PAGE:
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Dealing with re-sprouting tree stumps

How to eliminate sprouts from cutdown tree stumps

By: Sandy Feather ©2009
Penn State Extension

  
Q. I had a black locust tree cut down at the rear of my property two years ago. It was over 50 feet tall and about 18 inches in diameter. The stump is still there. Not long after it was cut down, shoots began growing from the stump and off the roots that had grown under my lawn. I have been treating them with an herbicide that only works about half the time. They grew all last year and are growing again this year. What can I do to get rid of them once and for all?
  

 

A. "Cut one down and 20 come to its funeral" is a common saying among workers who maintain utility rights-of-way in reference to suckering tree species such as black locust (Robinia pseudoacacia). Farmers prize black locust fence posts for their rot resistance and longevity. Unfortunately, that means that the stump and major roots will be around for a while since you did not have them ground out when the tree is removed.

Black Locust - Robinia pseudoacacia
Black Locust (Robinia pseudoacacia)

The reason for your spotty success with herbicide applications may be a matter of timing as well as the herbicide you are using. Generally speaking, it is best to spray hard-to-kill species in late summer or early fall. At that time of the year, carbohydrates produced via photosynthesis are moving to the root system for storage so the tree has the reserve to leaf out and bloom the following spring. Herbicide applications at that time of year are taken down to the root system more easily, increasing your chances for good control. Spring applications may have little effect since those carbohydrates are moving up through the tree (“the sap is rising”), and the herbicides are not moved to the roots for a more complete kill.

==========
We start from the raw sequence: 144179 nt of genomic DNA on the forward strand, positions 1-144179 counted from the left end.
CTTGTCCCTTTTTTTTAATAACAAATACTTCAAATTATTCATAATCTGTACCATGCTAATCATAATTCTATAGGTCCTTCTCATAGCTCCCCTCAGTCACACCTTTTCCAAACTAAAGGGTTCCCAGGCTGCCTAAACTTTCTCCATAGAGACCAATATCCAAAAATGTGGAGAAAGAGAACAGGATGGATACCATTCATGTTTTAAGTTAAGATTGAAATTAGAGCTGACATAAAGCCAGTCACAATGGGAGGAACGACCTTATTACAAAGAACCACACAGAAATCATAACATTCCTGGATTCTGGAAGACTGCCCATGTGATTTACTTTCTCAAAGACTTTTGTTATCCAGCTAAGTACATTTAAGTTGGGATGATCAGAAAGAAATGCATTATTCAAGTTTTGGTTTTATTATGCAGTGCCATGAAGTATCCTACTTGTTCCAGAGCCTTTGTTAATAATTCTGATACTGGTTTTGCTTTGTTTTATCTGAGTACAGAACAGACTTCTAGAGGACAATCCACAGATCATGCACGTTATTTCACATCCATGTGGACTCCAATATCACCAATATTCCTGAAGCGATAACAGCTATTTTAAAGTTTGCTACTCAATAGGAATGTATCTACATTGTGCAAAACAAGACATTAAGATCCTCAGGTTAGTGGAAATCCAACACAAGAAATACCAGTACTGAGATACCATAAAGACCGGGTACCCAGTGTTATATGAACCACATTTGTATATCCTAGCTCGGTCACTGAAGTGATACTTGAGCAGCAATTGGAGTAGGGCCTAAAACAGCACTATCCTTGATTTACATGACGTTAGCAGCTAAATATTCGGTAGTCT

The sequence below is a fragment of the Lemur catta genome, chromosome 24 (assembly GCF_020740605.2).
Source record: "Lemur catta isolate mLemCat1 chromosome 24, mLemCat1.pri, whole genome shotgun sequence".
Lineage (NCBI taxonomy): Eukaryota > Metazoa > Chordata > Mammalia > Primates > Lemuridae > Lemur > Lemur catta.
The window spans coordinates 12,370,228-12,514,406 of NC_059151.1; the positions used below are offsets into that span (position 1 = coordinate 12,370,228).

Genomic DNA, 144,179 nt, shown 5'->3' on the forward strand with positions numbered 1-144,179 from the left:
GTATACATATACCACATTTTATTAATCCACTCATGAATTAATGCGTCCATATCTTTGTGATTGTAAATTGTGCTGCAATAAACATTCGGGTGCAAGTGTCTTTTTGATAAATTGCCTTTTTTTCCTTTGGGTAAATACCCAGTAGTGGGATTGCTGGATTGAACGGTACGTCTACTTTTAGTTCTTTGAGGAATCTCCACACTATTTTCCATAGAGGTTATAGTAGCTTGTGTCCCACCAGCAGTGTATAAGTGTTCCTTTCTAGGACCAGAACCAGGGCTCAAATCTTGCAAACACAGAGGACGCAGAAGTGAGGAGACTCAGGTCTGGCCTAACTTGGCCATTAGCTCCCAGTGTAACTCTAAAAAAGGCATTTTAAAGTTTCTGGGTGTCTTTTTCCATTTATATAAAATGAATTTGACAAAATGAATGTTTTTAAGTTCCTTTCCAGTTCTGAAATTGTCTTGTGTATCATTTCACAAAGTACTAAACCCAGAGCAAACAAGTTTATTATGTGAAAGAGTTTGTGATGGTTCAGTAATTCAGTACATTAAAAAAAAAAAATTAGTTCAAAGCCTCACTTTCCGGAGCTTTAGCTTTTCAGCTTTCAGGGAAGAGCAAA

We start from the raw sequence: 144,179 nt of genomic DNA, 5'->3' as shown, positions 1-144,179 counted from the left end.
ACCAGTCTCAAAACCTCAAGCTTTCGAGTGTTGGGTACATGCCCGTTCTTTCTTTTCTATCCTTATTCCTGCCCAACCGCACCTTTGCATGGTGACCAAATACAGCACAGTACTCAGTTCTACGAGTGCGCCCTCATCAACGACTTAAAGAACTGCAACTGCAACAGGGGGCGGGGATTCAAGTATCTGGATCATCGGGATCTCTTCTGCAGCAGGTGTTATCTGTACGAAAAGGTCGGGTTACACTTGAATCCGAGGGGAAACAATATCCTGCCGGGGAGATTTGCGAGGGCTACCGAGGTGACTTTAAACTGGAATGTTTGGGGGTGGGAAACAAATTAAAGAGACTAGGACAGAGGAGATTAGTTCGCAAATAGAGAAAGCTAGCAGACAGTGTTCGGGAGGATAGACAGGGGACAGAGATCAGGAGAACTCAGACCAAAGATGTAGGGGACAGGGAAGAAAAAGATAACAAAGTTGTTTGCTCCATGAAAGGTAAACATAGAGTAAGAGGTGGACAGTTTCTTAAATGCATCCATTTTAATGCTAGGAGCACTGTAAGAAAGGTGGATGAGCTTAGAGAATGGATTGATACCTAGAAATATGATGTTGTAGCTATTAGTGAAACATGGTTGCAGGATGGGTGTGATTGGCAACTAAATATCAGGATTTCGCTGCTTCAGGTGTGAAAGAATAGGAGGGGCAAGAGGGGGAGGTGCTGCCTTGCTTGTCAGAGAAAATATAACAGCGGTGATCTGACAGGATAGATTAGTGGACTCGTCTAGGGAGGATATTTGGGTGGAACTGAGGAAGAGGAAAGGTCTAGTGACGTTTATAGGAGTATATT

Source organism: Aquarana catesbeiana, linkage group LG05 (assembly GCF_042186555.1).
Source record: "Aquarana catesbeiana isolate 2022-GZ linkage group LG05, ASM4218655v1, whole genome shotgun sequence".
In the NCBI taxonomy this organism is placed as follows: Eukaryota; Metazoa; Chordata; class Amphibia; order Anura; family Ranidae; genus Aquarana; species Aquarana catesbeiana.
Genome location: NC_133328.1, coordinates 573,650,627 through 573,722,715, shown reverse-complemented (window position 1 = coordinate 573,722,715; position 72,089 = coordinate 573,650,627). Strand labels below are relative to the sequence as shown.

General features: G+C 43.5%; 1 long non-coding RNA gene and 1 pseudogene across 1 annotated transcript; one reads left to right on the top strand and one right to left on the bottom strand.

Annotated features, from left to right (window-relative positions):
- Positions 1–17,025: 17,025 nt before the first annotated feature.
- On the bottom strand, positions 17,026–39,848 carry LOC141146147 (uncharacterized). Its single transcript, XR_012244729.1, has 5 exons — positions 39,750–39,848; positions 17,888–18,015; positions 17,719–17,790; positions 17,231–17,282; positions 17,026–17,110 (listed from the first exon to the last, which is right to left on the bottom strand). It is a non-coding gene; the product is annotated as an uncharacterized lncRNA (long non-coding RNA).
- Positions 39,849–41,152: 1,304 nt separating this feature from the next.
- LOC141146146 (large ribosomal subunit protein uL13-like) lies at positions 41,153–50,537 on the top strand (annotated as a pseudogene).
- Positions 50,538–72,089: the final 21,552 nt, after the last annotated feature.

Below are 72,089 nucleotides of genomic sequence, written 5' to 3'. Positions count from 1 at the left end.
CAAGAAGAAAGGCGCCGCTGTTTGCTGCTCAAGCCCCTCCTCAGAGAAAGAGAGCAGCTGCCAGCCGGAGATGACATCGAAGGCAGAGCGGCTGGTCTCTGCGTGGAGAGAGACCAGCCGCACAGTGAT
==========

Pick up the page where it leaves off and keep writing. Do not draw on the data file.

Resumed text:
Timing

It is too late for this now, but one way to reduce re-sprouts from suckering tree species is to cut the tree down in late summer or early fall, then treat the freshly cut stump with a brush killing herbicide such as Ortho Max Poison Ivy and Tough Brush Killer (triclopyr). In such a case, the undiluted concentrate is applied to stump with a paintbrush as soon as possible after the tree is cut down. (You do not want to wait very long before treating the fresh cut, because it will begin to callous over and will not absorb the herbicide well). The vascular tissue absorbs and translocates the herbicide down to the roots. Although you would have some re-sprouts, there would not be as many as you have now.

Mowing Sprouts

At this point, the best approach will be to mow them through mid-July, then grit your teeth and allow the sprouts to grow. You need a decent amount of leaf surface to absorb the herbicide so that enough of it is taken in and translocated to the roots for better kill. Spray the sprouts with a diluted triclopyr solution (follow label directions) in late August or early September. It is a selective herbicide that will not kill your grass. You may need to make a second application two weeks after the first if you see still see undamaged sprouts, and you may need to repeat this treatment next year to get complete control.
  
This cut stump approach works for tree-of-Heaven (Ailanthus altissima), sumac (Rhus spp.), poison ivy (Toxicodendron radicans), wild brambles (Rubus spp.), and multiflora rose (Rosa multiflora).
  

Controlling crabapple sprouts

  

   


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